Maker of clothes, recipes, natural fabric dyeing, Gardener of veg, fruit and flowers.

Maker of clothes, recipes, natural fabric dyeing, Gardener of veg, fruit and flowers.

Dahlia flowers and ivy dyeing

I have grown dahlia in my garden just for eating?!! I have yet to try any of them as the dahlias are still flowering at the moment. I have out recently that one can use the dahlia flowers and ivy for dyeing. I have an ivy that is growing round the elderflower tree in the garden. So I am dying to chop it down. What more a better reason to put them in dye pot before it goes to the compost bin.

Dahlia flowers

The flowers are very pretty and with the autumn they are blooming like mad. I have started rolling the fresh flowers (that about the drop off) up in cotton muslin with some ivy bark and leaves. I have found the ivy by chance while looking to buy some mordant and natural dyes online. Dried ivy leaves for sale?? what on earth ?!! I suppose it’s for people who don’t have an excess to a garden.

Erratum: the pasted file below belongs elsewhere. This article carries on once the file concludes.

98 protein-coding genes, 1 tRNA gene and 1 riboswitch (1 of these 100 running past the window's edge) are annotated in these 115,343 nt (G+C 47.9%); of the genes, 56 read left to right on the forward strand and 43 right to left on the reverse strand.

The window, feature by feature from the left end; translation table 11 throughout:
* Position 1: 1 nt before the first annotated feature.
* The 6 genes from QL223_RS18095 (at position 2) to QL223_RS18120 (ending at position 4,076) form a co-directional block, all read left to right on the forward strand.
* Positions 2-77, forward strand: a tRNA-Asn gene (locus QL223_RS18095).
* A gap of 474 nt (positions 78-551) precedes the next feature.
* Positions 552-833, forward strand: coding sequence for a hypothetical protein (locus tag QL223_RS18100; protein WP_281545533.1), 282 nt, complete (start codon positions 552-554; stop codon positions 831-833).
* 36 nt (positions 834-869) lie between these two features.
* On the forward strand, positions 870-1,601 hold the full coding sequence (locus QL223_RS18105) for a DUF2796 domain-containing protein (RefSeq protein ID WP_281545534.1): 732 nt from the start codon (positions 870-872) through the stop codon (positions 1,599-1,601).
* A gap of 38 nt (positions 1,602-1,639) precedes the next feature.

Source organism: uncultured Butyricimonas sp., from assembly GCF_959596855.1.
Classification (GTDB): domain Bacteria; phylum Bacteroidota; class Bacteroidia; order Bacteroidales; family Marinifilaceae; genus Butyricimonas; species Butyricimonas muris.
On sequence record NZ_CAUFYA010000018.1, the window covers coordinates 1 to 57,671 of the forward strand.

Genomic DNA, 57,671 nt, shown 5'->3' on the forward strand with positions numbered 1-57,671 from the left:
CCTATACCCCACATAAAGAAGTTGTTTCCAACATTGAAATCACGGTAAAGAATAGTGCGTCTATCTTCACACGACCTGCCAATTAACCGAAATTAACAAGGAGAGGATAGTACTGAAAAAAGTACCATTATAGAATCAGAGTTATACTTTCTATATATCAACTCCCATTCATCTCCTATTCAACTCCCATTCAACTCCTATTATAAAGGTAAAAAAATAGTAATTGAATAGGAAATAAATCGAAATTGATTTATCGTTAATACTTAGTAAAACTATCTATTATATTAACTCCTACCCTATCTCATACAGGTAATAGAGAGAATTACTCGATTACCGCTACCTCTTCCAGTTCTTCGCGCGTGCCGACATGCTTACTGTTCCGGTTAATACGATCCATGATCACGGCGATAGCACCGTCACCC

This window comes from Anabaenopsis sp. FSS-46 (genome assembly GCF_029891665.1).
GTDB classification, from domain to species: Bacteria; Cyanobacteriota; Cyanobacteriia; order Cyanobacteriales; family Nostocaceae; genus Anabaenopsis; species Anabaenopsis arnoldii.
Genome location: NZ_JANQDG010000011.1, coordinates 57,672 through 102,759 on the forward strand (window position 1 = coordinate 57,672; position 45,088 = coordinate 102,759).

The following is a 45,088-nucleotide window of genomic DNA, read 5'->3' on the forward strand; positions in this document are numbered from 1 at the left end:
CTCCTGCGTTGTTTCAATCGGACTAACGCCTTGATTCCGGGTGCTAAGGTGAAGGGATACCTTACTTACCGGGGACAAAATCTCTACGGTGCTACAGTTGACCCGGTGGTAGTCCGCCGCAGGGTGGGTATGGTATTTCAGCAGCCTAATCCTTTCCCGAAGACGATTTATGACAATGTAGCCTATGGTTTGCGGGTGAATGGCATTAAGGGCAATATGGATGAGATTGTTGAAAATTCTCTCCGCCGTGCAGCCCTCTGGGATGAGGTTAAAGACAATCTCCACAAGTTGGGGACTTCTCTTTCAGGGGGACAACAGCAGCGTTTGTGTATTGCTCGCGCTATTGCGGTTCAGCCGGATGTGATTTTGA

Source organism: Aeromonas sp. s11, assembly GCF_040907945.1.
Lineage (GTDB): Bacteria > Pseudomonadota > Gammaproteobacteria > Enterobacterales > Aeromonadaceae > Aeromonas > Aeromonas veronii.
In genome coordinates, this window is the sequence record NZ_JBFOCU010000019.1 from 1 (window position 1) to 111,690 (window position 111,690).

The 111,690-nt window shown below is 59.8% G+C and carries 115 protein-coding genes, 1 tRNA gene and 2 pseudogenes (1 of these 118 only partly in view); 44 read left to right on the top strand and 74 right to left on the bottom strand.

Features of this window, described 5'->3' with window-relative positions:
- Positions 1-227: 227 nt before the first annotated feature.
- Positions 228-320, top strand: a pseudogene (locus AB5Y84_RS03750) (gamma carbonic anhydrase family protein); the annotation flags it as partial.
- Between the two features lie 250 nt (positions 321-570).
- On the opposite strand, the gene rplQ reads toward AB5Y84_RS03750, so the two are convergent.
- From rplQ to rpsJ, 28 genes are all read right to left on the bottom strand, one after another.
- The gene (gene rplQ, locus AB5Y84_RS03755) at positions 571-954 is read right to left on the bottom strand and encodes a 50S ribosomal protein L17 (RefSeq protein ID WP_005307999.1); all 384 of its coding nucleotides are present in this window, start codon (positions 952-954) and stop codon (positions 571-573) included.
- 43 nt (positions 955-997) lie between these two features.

I started laying them on the dye ready cotton muslin cloth first. Roll it up and tie them up with piece of old yarn. if not one can use a piece of string. One can also put some lime juice if there is any.

Then I steam it like I normally do for procion dyes. This so that with heat from steaming the dye will adhere to the cloth easily. I left it the dye pot overnight.

To make any item dye ready I recommend using synthrapol as it helps to remove an excess oil from the fiber before dying. One can also use washing powder but a lot has written that it doesn’t all the oil.

The next day I remove as much of the dahlia and ivy away. It is then hung to dry outside on a washing line. Once its dry wash the dyed fabric out with synthrapol again.

The result of the dyeing process wasn’t very strong as I didn’t use any mordants. Will post soon more on dyeing with dahlia and ivy using mordants.

dahlia and ivy dyeing


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